22 Statistically and Clinically Significant Changes in Outcomes from 2 mos to 12 mos post-stroke No differences in improvements across treatment groups HIGHLY clinically relevant improvements Item Comfortable Walking Speed (m/sec) Early-LTP (n=139) Late-LTP (n=143) HEP (n=126) Overall p-value 0.23± ± ± minute Walking Distance (m) 73.2± ± ± Step Activity Monitor (SAM) Median of average number steps/day [25 th - 75 th percentile] 858 [-253, 2422] 1022 [-111, 3009] 1471 [435, 3481] 0.10 Stroke Impact Scale (SIS) Participation (range = 0-100) 17.1± ± ± SIS ADL/IADL (range = 0-100) 9.6± ± ± SIS Mobility (range = 0-100) 13.7± ± ± Fugl-Meyer LE Score (range = 0-34) 1.7± ± ± Berg Score (range = 0-56) 8.0± ± ±

23 Preplanned Secondary Analysis of 6 Month Outcomes Late-LTP (usual care) experienced approximately HALF the improvement of early intervention groups Item Comfortable Walking Speed (m/sec) LTP (n=139) HEP (n=126) UC (n=143) Overall p-value 0.25± ± ±0.14 < minute Walking Distance (m) 81.8± ± ±47.4 < Step Activity Monitor (SAM) Median of average number steps/day [25 th - 75 th percentile] Stroke Impact Scale (SIS) Participation (range = 0-100) 1017 [-102, 2209] 1357 [84, 3382] 566 [-362, 2043] ± ± ± SIS ADL/IADL (range = 0-100) 9.8± ± ± SIS Mobility (range = 0-100) 15.3± ± ± Fugl-Meyer LE Score (range = 0-34) 2.2± ± ± Berg Score (range = 0-56) 8.8± ± ± Activities Specific Balance Confidence Score (range=0-100) 13.8± ± ±

24 Proportion who Improved Functional Level of Walking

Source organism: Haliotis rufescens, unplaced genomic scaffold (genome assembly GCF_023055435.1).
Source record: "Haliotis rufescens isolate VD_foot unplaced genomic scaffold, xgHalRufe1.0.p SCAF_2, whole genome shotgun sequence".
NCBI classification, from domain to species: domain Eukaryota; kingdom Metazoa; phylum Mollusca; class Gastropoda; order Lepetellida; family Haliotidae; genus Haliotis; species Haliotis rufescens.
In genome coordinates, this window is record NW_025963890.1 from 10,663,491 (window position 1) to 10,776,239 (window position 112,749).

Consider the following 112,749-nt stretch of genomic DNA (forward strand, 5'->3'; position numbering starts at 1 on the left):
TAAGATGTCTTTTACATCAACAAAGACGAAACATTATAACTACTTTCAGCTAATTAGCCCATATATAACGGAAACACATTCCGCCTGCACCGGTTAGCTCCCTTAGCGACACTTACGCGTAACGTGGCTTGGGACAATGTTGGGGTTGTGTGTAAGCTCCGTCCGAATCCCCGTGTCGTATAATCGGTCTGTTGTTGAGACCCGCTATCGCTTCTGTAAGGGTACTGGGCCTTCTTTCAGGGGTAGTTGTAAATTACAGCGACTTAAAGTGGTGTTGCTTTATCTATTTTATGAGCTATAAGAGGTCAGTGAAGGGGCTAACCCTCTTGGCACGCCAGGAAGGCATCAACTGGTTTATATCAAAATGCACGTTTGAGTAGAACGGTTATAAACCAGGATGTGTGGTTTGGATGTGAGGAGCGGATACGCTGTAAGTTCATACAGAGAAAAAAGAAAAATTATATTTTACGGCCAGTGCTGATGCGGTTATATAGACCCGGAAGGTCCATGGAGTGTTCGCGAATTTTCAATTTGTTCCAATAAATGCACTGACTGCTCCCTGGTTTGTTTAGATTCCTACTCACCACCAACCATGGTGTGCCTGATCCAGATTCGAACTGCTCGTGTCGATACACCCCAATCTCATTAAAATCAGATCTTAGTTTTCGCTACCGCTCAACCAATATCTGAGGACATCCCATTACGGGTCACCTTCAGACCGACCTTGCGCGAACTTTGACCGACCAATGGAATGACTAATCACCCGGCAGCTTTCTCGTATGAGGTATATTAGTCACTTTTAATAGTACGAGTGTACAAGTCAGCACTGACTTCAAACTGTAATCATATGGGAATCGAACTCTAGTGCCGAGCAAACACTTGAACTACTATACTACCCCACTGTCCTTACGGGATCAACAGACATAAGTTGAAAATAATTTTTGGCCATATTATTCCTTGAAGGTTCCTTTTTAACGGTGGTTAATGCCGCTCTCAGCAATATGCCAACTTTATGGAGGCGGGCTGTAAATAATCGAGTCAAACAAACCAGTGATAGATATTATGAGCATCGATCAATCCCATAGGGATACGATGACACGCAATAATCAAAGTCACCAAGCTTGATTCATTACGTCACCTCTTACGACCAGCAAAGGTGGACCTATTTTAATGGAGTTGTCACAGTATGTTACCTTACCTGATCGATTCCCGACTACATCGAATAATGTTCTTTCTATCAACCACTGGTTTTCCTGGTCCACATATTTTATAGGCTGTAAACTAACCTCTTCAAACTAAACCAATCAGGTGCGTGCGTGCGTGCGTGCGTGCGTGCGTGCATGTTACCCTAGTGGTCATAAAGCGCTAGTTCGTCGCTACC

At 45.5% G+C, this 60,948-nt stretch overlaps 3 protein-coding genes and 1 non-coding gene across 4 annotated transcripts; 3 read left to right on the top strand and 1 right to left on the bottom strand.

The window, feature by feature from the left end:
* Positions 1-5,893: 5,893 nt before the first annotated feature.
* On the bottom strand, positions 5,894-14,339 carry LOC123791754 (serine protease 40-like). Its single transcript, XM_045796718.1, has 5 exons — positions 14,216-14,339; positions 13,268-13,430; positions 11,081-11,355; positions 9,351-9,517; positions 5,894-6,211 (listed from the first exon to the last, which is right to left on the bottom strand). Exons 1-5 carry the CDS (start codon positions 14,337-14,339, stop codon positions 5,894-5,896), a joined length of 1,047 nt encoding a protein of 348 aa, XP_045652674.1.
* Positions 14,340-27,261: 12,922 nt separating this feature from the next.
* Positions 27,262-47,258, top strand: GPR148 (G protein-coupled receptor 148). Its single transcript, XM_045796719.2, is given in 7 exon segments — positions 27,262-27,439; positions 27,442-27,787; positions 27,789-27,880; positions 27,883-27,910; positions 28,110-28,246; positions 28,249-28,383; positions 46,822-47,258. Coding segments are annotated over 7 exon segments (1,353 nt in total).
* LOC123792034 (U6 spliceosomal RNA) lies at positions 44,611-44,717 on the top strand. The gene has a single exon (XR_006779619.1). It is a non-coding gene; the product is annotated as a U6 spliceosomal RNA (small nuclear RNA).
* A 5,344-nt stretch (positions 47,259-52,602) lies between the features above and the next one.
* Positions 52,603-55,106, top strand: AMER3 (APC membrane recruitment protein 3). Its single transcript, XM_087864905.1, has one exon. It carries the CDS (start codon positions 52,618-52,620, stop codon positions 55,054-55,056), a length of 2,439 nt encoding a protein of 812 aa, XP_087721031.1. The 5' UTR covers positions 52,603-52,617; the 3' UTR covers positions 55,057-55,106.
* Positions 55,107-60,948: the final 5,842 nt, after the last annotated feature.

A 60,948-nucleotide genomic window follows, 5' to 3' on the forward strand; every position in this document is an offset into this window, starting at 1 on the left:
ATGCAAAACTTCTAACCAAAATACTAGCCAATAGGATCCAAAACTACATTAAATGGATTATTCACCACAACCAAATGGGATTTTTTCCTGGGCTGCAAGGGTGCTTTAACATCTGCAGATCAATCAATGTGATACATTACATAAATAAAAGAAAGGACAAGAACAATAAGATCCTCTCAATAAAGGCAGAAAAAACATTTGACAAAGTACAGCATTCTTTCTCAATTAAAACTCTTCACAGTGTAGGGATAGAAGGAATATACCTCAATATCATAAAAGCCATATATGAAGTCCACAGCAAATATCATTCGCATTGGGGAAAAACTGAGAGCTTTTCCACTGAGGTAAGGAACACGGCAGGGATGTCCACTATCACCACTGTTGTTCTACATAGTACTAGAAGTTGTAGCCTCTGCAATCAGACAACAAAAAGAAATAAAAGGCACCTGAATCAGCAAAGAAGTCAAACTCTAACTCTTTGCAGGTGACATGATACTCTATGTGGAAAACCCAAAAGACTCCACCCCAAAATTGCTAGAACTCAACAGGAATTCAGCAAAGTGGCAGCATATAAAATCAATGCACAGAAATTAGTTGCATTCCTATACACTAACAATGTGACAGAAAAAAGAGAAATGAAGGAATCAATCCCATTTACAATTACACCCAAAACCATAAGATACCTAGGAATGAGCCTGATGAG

25 2mo P12 P24 P36 6mo P12 P24 P36 2mo P12 P24 P36 6mo P12 P24 P36 2mo P12 P24 P36 6mo P12 P24 P36 Walking Distance Walking Speed (m/s) Walking Speed (m/s) Six-Minute Walk Test All Severe Moderate Early-LTP HEP Late LTP (UC) Time Time Time

26 Related Serious Adverse Events 10 related serious adverse events 9 occurred during intervention 3 (2.2%) in early LTP 5 (3.5%) in late LTP 2 (1.6%) in HEP Hospitalizations were for CV symptoms or blurred vision 9 of the 10 participants with related SAEs returned to intervention

27 Minor Adverse Events 56% of participants reported minor adverse events LTP groups reported more events of dizziness and faintness during intervention Early LTP 7.9% Late LTP 5.6% HEP 0%

28 Falls and Falls Rate The most common minor adverse event was falls 57.6% of individuals experienced 1 fall 34% experienced multiple falls 6% experienced an injurious fall More multiple falls in early-ltp group than late-ltp or HEP (p<0.07). Attributable to more multiple fallers in the severe group receiving early-ltp (p< 0.02)